“It is time for the President to be a man of his word,” Bearman declares —as if Obama’s disappointing decisions were a function of character rather than political subservience to Wall Street.

Barack Obama, personally, understands marijuana and appreciates marijuana. That was the strong impression of a sensible man after a brief encounter with BHO. “When I told him what I wanted to manufacture,” said our source, who has developed an innovative delivery system for plant cannabinoids, “he nodded and smiled. Obvious enthusiasm and approval —his body language was totally supportive. When I told him how many people I intended to employ, his smile got even bigger and he gave me a slap on the back.”

The aspiring manufacturer came away encouraged. But he never did get the approvals needed to advance his project, and DEA raids against phytocannabinoid producers have escalated since my friend got the Presidential backslap.

To whom does Barack Obama defer on drug policy? That is the question.

In the early 20th century, an astronomer named Lowell reasoned that Neptune’s path around the sun was being altered by the gravitational force of an unseen mass. This led to an intensive search of the skies and the discovery of Pluto.

What unseen mass is pulling President Obama from his expected orbit? Reformers need to conduct an intensive search of the skies above Columbia University, Phoenix House, the Pentagon, the Patton Boggs offices in Washington, and other likely sources of gravitational pull. They might discover influential Plutocrats, well paid by Big PhRMA in recognition of their great, ongoing success.

The following is from Forrest Hylton in Counterpunch:

Who Profits From Marijuana Prohibition?

As President Obama’s drug czar, Gil Kerlikowske, put it in July 2009, “Legalization is not in my vocabulary nor is it in the president’s.”

To understand why, it is helpful to ask who wins and who loses from legalization. The losers, not necessarily in order of importance, would include U.S. Immigration and Customs Enforcement, the DEA, U.S. Border Patrol, the FBI, the ATF, the IRS, state and local police forces, the U.S. Coast Guard, the U.S. armed forces, to name only some of the agencies whose budgets depend on the drug war for funding, as well as their counterparts in U.S. client states throughout the Americas; arms manufacturers like Sikorsky Helicopters; large pharmaceutical companies like Pfizer; suppliers of chemicals for fumigation like Monsanto; the banking sector as well as off-shore tax havens; the Republican Party; along with warlords, gangs and gangsters.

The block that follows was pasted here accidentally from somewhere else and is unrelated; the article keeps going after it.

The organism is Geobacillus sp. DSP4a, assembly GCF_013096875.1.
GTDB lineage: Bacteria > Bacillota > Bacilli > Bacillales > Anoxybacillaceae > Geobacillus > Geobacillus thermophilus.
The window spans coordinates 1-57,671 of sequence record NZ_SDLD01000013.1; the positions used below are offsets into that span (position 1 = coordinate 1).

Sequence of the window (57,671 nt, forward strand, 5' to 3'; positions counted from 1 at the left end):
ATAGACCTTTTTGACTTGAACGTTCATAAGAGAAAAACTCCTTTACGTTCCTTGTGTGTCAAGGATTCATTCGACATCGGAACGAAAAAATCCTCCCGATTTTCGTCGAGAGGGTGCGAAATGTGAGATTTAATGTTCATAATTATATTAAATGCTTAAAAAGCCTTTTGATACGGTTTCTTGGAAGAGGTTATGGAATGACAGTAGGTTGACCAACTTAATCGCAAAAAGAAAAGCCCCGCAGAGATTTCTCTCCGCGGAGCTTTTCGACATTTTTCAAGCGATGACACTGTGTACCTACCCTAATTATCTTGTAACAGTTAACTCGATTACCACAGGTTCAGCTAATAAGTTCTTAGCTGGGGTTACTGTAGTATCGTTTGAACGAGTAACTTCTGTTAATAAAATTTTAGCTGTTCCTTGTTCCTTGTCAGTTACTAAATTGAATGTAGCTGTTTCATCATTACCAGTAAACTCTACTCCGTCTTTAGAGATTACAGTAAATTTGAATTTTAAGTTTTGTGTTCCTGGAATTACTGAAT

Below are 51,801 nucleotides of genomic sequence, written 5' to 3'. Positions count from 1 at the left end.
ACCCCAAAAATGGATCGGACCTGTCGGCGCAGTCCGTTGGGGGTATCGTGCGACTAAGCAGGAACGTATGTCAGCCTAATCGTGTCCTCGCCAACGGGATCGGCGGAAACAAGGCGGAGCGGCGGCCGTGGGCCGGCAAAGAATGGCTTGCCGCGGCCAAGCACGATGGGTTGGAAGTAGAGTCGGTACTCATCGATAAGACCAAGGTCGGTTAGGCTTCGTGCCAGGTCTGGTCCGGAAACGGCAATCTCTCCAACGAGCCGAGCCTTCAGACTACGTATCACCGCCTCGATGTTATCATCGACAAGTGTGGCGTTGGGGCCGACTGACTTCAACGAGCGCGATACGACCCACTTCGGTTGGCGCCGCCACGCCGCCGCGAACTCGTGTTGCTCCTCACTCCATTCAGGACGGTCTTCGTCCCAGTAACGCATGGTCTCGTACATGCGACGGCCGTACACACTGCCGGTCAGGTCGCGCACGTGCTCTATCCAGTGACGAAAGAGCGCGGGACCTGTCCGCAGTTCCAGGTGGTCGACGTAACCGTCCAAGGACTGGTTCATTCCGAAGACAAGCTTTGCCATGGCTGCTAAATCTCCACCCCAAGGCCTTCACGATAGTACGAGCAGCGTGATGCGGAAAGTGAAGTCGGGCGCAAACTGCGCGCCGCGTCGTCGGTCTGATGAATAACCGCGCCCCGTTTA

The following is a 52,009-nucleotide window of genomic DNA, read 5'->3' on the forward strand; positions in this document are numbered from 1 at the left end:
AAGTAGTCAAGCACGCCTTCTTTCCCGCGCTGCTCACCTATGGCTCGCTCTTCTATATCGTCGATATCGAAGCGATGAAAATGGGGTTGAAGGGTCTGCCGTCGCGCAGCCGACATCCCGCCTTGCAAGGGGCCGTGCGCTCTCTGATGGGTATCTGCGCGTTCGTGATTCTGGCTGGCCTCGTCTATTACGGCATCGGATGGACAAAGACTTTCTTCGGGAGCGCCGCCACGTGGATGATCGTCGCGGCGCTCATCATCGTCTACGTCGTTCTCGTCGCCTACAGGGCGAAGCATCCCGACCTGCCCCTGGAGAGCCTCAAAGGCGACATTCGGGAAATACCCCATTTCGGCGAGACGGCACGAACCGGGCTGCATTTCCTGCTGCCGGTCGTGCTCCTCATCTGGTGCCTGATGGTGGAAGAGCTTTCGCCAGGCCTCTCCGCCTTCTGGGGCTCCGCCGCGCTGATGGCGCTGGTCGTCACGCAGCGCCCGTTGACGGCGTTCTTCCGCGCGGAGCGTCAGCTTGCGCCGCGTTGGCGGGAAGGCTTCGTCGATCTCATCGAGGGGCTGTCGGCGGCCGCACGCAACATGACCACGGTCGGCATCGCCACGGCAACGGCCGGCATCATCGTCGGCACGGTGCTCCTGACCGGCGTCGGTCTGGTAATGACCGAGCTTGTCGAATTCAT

The clearest winners would be consumers, direct producers, and societies that would be less militarized, less carceral, less moralizing, and would have stronger public health and education systems.

But, as Jack Cole, who spent 26 years in policing narcotics in New Jersey and is now the executive director of Law Enforcement against Drug Prohibition, stressed, “When you train your police to go to war, they’ve got to have an enemy.”

Cole considers the War on Drugs a “terrible metaphor” for “policing in a democratic society.” Terrible, alas, but substitute “neoliberal” for “democratic,” and it is nothing if not apt. Predictably, Obama and Kerlikowske have dropped the nomenclature, but the policies remain intact.